Google And Facebook Feeling Twitter Pressure

Search is dead; long live real-time search. Twitter playing such an integral role in the Iranian election protests that the U.S. State Department asked its management to delay a maintenance shutdown only hastened the inevitable. Like it or not, Twitter is here to stay, and competing search engines know it.

Twitter is a public forum that can be searched in real time, for anything from political news to brand sentiment. Brands like Pepsi, Comcast and Dell already understand the value of this capability, and have begun using Twitter to measure their popularity, troubleshoot customer complaints and drive traffic to e-commerce sites -- all in real time. Real-time search isn't something that traditional search engines can provide at this point, which is why it has Google co-founder Larry Page in a cold sweat. And for good reason, because the feature brings marketing people that much closer to achieving their holy grail, which is to reach "the right people at the right time with the right offer." As technology and culture blogger Robert Scoble noted during dinner at the New York Stock Exchange last night, "real-time search is where the money is."

The flare-up in usage since the election protests in Iran has provided Twitter with a significant boost, but as Scoble noted, Facebook is itself growing by the size of Twitter every thirty days. Scoble, who had drinks with Twitter co-founder Evan Williams over the weekend, yesterday reported that Williams "sees Facebook as their most serious competition."

Facebook is currently testing a real-time search feature with a small fraction of its users (bearing in mind that a small fraction of 200 million is still a pretty significant number). Facebook keeps users glued to its pages because it allows people to track and communicate with members of their extended community of family, friends and colleagues (also known as "the social graph" in Web 2.0 circles) in a way they can easily control. Facebook CEO "Mark [Zuckerberg] has already built the White Pages, and now he's working building the Yellow Pages, and if he can build a social graph around business, that will be wildly successful," Scoble said.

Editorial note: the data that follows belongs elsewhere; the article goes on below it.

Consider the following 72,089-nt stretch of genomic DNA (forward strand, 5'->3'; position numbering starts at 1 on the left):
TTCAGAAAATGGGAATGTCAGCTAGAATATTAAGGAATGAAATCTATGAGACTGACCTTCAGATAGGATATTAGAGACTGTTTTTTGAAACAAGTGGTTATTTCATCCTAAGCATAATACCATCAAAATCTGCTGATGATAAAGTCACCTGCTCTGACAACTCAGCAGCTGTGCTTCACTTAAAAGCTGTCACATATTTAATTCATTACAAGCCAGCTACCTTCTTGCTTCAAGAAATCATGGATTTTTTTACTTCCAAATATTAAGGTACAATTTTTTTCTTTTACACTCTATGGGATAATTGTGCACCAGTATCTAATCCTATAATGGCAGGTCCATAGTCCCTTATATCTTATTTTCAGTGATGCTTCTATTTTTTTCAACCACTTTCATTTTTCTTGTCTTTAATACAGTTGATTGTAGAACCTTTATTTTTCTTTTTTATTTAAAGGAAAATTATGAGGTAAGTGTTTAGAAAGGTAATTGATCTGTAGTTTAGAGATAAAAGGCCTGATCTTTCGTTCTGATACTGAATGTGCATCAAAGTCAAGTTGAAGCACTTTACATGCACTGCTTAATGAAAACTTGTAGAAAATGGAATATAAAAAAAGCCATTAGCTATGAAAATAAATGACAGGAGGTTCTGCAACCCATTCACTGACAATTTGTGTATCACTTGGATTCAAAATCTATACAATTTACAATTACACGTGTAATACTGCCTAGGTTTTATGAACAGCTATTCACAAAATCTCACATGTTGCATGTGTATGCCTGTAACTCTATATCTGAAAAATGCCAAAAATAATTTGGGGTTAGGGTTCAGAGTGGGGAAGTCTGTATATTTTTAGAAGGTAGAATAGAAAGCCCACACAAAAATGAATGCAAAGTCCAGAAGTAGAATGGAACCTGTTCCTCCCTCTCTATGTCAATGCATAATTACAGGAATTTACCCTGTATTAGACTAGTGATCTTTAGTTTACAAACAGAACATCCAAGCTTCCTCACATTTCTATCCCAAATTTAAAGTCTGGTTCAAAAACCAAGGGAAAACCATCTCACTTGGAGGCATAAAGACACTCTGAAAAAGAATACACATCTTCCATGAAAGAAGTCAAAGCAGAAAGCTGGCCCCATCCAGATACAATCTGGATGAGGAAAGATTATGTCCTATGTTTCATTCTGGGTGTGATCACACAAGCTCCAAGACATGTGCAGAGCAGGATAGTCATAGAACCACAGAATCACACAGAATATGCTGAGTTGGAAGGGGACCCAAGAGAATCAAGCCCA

Google isn't resting on its laurels, however, and some reports indicate a Google real-time search isn't very far off:

Google ... seems to be preparing to release its own microblogging search engine... [that] will sort results by relevancy, will be integrated with standard Google search, and will appear based on frequently-used keywords or current events. It also looks like its main source of results will come from Twitter.
Then there are the start-ups, one of which may emerge from the primeval ooze as the next giant-killer. One getting some attention today is CrowdEye, a real-time search engine, headed by former Microsoft chief search engineer Ken Moss, that aims to allow users to better mine Twitter to get a pulse on hot topics.

Twitter also suffers from one significant disadvantage: its current share of the search market is a less than one percent. But as Peter Kafka writes, "the nice thing about owning .001 percent of the market is that it gives you plenty of room to move up."

The real challenge for Twitter, Facebook, Google and all other comers is to find a way for their advertising partners to interact with users without being creepy. If consumers of those social services find that their virtual worlds have become saturated with brands looking to engage them in "meaningful conversations," they're likely to pick up their social graphs and move them somewhere a little more sociable and a lot less commercial.